Prior to this new rule, AHPs were required to possess association members that shared an economic or other purpose beyond the need for health insurance. Under the new policy, members have the option to join an association for the main purpose of gaining adequate healthcare coverage. The new plans are set to begin rolling out in September, and will carry many of the same protections added by the ADA, such as requiring plans to cover many types of preventive care without charging patients anything out-of-pocket. These new plans will also continue to allow members to maintain their children on their health plan until they reach the age of 26.
What are the Benefits of Association Health Plans?
Up until recently, only specific groups could create and join association health plans. In 2018, nearly any group of people has this right. These plans differ than those released by Obamacare as there are no “metal levels” that separate healthcare into different plans based on cost. Instead, AHPs act as an alternative source of mainstream healthcare and provide at least minimum essential coverage. With the roll out of the new rule, small business owners are looking at a range of benefits available to them.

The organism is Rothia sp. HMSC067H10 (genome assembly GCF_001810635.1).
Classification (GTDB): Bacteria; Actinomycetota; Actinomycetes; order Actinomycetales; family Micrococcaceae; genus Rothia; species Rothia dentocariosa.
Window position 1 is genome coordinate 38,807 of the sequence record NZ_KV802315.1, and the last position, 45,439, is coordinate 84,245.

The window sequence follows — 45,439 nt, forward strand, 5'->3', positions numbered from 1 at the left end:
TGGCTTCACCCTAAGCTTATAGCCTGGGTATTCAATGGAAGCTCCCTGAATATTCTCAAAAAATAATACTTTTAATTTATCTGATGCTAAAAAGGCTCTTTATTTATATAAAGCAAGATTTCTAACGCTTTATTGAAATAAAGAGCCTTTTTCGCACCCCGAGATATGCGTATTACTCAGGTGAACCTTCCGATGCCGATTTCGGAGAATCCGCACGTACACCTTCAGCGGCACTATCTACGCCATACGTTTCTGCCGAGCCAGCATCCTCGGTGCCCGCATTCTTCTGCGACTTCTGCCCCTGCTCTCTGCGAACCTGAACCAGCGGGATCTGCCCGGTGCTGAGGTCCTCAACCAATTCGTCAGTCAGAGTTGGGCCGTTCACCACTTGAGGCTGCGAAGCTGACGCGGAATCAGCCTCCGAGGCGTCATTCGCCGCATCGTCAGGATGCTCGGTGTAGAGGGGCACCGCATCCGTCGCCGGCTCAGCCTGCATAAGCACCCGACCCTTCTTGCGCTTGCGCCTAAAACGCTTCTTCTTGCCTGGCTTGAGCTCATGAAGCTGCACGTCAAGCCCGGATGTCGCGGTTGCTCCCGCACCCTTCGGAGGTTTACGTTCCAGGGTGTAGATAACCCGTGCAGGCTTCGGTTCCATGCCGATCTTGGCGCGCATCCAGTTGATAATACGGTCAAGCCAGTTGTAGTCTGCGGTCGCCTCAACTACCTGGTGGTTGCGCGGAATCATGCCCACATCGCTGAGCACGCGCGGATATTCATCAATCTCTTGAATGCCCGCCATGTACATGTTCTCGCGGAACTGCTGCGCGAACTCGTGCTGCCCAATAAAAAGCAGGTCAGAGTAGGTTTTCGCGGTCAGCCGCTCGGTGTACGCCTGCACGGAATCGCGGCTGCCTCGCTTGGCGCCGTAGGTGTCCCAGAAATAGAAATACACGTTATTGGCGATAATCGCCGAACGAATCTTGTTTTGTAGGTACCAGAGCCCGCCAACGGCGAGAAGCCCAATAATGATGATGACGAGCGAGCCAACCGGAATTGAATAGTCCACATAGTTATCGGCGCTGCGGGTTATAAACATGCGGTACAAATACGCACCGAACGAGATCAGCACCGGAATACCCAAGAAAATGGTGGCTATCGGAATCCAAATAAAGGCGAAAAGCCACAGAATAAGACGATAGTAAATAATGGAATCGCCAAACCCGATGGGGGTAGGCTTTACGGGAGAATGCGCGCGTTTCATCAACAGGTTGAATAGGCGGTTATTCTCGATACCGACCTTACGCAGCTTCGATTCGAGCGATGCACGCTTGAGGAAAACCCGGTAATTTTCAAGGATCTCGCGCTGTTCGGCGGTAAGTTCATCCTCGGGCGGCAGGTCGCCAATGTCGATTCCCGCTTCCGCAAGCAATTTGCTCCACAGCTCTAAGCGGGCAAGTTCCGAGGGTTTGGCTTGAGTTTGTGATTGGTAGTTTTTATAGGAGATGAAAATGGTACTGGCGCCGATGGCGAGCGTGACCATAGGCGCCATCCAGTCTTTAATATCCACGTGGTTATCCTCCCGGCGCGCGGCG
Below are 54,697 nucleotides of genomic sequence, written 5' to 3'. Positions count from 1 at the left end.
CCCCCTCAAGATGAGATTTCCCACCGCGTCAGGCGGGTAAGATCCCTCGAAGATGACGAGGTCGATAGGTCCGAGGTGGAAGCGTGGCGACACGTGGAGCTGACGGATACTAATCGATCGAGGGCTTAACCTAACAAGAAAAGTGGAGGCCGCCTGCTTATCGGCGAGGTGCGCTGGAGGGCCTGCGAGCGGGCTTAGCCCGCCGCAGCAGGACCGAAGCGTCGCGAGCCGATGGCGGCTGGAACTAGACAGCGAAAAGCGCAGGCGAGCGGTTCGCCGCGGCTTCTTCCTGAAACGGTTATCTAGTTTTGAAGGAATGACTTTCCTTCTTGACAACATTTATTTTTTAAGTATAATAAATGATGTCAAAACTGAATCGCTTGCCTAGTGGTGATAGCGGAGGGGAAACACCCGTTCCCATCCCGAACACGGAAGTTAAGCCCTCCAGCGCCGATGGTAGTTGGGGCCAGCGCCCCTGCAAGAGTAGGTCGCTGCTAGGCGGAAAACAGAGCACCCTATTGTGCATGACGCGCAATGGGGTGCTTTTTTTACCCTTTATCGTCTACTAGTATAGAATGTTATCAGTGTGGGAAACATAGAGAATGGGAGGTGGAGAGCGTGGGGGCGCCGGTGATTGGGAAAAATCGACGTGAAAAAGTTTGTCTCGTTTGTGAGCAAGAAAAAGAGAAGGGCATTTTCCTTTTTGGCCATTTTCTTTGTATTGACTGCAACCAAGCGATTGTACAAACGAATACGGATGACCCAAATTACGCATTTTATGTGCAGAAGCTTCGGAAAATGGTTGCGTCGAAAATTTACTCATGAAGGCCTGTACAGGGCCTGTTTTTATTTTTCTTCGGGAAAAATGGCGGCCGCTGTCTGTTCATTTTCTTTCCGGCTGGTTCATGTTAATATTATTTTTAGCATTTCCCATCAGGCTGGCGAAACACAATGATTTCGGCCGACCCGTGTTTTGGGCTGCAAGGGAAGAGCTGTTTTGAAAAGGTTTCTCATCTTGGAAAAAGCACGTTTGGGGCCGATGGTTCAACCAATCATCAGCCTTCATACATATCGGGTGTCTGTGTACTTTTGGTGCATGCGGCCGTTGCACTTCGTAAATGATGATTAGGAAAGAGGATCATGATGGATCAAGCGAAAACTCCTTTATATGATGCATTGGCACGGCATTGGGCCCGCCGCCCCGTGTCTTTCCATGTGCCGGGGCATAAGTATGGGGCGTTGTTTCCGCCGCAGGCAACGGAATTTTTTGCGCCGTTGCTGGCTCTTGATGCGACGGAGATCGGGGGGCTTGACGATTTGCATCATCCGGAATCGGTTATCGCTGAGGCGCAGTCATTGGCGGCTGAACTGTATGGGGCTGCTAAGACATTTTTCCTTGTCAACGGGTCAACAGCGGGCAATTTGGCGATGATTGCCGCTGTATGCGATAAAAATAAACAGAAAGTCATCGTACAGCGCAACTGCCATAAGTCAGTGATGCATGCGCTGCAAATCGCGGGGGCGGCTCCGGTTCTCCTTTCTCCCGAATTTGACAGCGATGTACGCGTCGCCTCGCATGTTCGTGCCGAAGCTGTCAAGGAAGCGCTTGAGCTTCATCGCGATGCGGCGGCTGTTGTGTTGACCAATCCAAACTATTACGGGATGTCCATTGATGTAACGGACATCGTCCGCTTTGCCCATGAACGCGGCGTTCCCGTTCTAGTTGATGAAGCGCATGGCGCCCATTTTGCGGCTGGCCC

Greater price flexibility is one of the most attractive benefits of association health plans. AHPs will have the chance to set different monthly prices, or premiums, based on member characteristics such as gender, age, and lifestyle factors. Although the Affordable Care Act (ACA) barred most health plans from using such characteristics to determine insurance premiums, AHPs will return this flexibility allowing plans to set pricing on an individual basis. This means that young, healthy Americans are able to pay less to use an association health plan then what they may have been paying with an Obamacare plan.